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Notes from the Farm -23

Posted 3/19/2008 12:24pm by Leaf Myczack.

This is our fourth year for raising baby chicks, who will over the Spring and Summer, mature into the future laying hens for our small diversified heritage breed flock. These early chicks were bought from a hatchery source when they were day old "peeps." They are now a week old and doing quite well under the watchful eyes and ears of our family members.

The purpose of buying "hatchery stock" is twofold; to obtain pure bred pullets to replace their aging grandmothers, and to obtain a breed of hen well noted for brooding and raising their young. (Not all hens are capable of becoming broody mothers). Through natural selection and careful breeding, we are creating two flocks of laying hens that will hopefully lay more eggs in the Wintertime, (our hardest time of year to meet egg customer demand), without our resorting to forced, artificial, or un-natural measures. 

The chicks are fed a blend of grains, legumes and seaweed (for trace minerals) that we mix and grind ourselves. We avoid commercial "chick starters" since they often contain antibiotics, toxic compounds and growth hormones. We want our chickens to grow at a natural rate, using their own immune system to ward off chicken illnesses and diseases. Our success rate is unblemished with a 100% survival rate over the years. We take great pride in our holistic, nature-based, humane approach to raising chickens. Customers consistently praise the quality and taste of the eggs we sell.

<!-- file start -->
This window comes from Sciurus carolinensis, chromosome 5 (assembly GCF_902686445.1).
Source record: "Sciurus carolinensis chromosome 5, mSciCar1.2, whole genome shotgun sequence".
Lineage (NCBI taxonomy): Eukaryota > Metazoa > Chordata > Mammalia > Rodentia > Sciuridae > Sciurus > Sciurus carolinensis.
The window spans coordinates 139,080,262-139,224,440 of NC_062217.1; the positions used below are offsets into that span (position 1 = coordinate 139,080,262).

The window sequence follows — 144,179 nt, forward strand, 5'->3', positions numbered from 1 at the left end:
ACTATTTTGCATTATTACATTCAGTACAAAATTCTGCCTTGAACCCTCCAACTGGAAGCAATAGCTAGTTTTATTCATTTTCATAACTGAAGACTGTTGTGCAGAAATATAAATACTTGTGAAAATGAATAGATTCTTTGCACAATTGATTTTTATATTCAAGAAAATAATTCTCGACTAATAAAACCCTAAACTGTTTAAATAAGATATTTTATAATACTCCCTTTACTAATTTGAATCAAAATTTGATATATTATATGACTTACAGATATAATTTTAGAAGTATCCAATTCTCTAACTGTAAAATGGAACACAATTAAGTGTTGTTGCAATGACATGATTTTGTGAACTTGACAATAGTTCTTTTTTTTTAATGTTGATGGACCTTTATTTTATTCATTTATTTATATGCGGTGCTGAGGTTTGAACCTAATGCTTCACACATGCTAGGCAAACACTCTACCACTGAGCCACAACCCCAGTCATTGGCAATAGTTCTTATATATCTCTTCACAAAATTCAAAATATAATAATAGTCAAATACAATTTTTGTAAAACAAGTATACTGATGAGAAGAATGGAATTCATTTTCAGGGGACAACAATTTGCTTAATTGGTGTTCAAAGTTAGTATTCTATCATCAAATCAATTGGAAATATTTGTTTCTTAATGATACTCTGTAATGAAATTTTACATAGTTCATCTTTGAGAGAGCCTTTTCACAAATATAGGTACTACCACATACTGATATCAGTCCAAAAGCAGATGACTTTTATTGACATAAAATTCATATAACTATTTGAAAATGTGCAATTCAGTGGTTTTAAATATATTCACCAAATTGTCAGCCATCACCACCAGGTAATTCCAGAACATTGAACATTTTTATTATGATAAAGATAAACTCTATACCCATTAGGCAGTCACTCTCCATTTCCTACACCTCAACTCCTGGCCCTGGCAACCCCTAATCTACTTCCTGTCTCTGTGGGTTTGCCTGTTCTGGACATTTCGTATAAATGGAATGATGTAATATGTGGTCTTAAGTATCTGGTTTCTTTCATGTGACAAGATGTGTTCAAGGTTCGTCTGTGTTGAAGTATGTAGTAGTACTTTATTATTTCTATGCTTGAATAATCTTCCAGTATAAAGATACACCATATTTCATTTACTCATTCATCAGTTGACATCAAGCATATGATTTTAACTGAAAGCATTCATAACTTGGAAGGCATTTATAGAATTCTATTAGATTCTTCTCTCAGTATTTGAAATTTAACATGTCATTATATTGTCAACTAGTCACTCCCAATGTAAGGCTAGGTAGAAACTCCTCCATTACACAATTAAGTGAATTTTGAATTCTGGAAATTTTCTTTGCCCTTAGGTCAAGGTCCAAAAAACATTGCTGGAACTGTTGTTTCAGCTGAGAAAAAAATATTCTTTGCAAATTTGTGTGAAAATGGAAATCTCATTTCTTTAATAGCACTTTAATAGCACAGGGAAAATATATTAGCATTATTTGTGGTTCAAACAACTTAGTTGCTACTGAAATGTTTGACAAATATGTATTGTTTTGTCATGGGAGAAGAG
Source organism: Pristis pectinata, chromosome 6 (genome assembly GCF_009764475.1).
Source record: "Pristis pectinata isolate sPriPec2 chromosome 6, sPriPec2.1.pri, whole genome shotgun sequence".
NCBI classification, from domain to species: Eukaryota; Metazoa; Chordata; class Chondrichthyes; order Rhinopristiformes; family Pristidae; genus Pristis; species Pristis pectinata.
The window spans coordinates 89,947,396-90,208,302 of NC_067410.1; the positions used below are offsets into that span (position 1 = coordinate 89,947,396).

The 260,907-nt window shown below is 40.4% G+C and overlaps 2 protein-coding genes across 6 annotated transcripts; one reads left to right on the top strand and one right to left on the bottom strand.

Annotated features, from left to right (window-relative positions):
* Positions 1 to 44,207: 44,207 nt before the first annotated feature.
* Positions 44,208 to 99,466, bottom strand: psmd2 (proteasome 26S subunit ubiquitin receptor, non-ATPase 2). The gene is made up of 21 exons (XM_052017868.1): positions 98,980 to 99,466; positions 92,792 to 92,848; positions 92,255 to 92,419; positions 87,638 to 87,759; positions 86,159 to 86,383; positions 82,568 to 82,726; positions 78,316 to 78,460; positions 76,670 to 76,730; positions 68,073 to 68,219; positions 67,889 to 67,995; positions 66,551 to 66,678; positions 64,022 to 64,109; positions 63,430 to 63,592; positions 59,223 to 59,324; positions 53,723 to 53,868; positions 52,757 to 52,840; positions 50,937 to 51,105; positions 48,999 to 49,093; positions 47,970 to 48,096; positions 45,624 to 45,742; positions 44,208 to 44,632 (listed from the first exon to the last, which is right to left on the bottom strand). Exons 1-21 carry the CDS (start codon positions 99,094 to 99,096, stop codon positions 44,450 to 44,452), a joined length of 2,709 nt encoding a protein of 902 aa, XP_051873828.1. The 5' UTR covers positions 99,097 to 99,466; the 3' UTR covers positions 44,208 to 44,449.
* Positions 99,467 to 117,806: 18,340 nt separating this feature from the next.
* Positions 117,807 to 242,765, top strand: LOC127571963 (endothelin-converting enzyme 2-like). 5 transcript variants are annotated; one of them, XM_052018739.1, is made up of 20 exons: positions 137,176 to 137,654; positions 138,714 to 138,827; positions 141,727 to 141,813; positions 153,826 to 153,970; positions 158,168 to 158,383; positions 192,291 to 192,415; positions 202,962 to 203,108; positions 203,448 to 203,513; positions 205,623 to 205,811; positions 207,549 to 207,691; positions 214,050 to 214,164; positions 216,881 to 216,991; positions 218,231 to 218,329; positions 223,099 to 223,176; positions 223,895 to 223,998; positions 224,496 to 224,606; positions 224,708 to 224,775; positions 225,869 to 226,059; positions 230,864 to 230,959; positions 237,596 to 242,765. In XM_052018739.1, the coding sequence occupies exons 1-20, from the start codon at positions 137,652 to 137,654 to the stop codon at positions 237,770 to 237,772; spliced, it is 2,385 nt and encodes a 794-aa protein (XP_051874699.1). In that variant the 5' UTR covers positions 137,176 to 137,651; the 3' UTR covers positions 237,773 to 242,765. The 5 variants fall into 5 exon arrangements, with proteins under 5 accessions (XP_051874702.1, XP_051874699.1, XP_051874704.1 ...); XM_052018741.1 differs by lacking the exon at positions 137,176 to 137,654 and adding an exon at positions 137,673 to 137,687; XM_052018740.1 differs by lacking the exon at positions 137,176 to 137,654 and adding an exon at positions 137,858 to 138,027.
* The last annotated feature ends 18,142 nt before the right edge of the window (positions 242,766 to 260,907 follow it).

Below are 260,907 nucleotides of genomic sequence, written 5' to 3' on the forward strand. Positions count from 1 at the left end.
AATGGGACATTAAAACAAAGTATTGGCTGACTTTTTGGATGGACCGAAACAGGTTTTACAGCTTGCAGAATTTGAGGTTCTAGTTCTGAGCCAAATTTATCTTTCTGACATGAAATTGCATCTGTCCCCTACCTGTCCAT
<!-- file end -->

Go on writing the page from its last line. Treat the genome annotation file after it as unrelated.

Our relationship with our non-human farm members is based on respect for all of life, kindness to the least among us, and gratitude that they provide us with a means for making a modest, but richly rewarding living. We take the well being of our soil, ponds, trees, plants, chickens, and bees quite seriously. In this way we honor the spirit of life of which we are a part.

Contrast this approach to a recent news article announcing the recall of 143 million pounds of beef, because sick and down animals were forced into the slaughtering pens at California based Westland /Hallmark Meat Co. When I first heard the story, I was sickened by the implications of the recall. Assuming that these cows dressed out at 500 lbs. (a generous assumption) and 100 lbs. were diverted to non-ground beef products, the remaining 400 lbs. of ground beef per cow would represent about 357,500 cows. It is nearly impossible for me to comprehend the scope of this livestock mis-management disaster.

The sheer volume of wastefullness boggles the mind. It is about a lot more than just a loss of ground meat product for Westland/Hallmark Meat Co. It represents farm families, their labor, their land, water, pasture grasses, hay, barns, fences, soil, tractors, trucks, brood cows, calves, fertilizers, seed, etc. From a sustainablility viewpoint, it is a disaster of catastrophic magnitude. And within the current industrial agricultural paradigm, it is inevitable that these kinds of disasters keep occurring.

We are what we eat, and when we abuse and defile our living food supply, we lessen ourselves, imperile our personal health, and destroy the bonds that create a balance between the human and non-human families in the circle of life. When humans raise animals for food in sickening conditions, it follows that humans will become sick as a result. It is for this reason that we mostly eat the food grown here at the farm. We know it was raised under the best of conditions and in the healthiest manner possible. It is this same food we offer to our customers so that they too can live well.


-farmer leaf